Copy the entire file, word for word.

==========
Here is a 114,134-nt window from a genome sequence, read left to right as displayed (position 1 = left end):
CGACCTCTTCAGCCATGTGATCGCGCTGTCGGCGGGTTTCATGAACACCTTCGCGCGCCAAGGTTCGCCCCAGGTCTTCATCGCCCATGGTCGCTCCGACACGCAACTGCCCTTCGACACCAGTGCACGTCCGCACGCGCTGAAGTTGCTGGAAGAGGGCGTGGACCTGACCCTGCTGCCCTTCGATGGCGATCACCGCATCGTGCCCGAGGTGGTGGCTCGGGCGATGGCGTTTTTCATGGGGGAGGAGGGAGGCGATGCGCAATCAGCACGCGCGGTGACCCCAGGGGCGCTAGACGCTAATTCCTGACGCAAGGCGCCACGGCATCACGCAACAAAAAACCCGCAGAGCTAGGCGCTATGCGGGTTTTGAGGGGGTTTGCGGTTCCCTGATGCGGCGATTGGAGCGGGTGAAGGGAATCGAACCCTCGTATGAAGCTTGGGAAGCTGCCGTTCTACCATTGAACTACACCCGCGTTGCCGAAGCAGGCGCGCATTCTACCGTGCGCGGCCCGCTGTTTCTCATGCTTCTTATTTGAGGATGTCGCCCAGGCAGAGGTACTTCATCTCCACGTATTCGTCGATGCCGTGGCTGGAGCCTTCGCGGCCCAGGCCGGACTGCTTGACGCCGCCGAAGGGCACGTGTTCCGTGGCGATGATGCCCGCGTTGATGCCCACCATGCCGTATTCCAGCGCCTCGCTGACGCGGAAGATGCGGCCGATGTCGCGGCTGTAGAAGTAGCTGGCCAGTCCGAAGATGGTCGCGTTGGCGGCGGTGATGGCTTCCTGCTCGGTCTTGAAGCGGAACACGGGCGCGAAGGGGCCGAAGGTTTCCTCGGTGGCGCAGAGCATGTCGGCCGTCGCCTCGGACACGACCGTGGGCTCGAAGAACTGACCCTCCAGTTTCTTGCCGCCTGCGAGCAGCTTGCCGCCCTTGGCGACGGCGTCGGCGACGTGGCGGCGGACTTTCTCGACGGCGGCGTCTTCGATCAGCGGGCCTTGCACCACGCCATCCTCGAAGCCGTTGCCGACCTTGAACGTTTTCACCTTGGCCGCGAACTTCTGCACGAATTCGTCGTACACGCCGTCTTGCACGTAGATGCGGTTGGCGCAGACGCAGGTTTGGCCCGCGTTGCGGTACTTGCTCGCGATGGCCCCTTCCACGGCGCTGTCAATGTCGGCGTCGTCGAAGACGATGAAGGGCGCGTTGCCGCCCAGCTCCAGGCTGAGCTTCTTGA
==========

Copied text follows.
Here is a 114,134-nt window from a genome sequence, read left to right as displayed (position 1 = left end):
CGACCTCTTCAGCCATGTGATCGCGCTGTCGGCGGGTTTCATGAACACCTTCGCGCGCCAAGGTTCGCCCCAGGTCTTCATCGCCCATGGTCGCTCCGACACGCAACTGCCCTTCGACACCAGTGCACGTCCGCACGCGCTGAAGTTGCTGGAAGAGGGCGTGGACCTGACCCTGCTGCCCTTCGATGGCGATCACCGCATCGTGCCCGAGGTGGTGGCTCGGGCGATGGCGTTTTTCATGGGGGAGGAGGGAGGCGATGCGCAATCAGCACGCGCGGTGACCCCAGGGGCGCTAGACGCTAATTCCTGACGCAAGGCGCCACGGCATCACGCAACAAAAAACCCGCAGAGCTAGGCGCTATGCGGGTTTTGAGGGGGTTTGCGGTTCCCTGATGCGGCGATTGGAGCGGGTGAAGGGAATCGAACCCTCGTATGAAGCTTGGGAAGCTGCCGTTCTACCATTGAACTACACCCGCGTTGCCGAAGCAGGCGCGCATTCTACCGTGCGCGGCCCGCTGTTTCTCATGCTTCTTATTTGAGGATGTCGCCCAGGCAGAGGTACTTCATCTCCACGTATTCGTCGATGCCGTGGCTGGAGCCTTCGCGGCCCAGGCCGGACTGCTTGACGCCGCCGAAGGGCACGTGTTCCGTGGCGATGATGCCCGCGTTGATGCCCACCATGCCGTATTCCAGCGCCTCGCTGACGCGGAAGATGCGGCCGATGTCGCGGCTGTAGAAGTAGCTGGCCAGTCCGAAGATGGTCGCGTTGGCGGCGGTGATGGCTTCCTGCTCGGTCTTGAAGCGGAACACGGGCGCGAAGGGGCCGAAGGTTTCCTCGGTGGCGCAGAGCATGTCGGCCGTCGCCTCGGACACGACCGTGGGCTCGAAGAACTGACCCTCCAGTTTCTTGCCGCCTGCGAGCAGCTTGCCGCCCTTGGCGACGGCGTCGGCGACGTGGCGGCGGACTTTCTCGACGGCGGCGTCTTCGATCAGCGGGCCTTGCACCACGCCATCCTCGAAGCCGTTGCCGACCTTGAACGTTTTCACCTTGGCCGCGAACTTCTGCACGAATTCGTCGTACACGCCGTCTTGCACGTAGATGCGGTTGGCGCAGACGCAGGTTTGGCCCGCGTTGCGGTACTTGCTCGCGATGGCCCCTTCCACGGCGCTGTCAATGTCGGCGTCGTCGAAGACGATGAAGGGCGCGTTGCCGCCCAGCTCCAGGCTGAGCTTCTTGA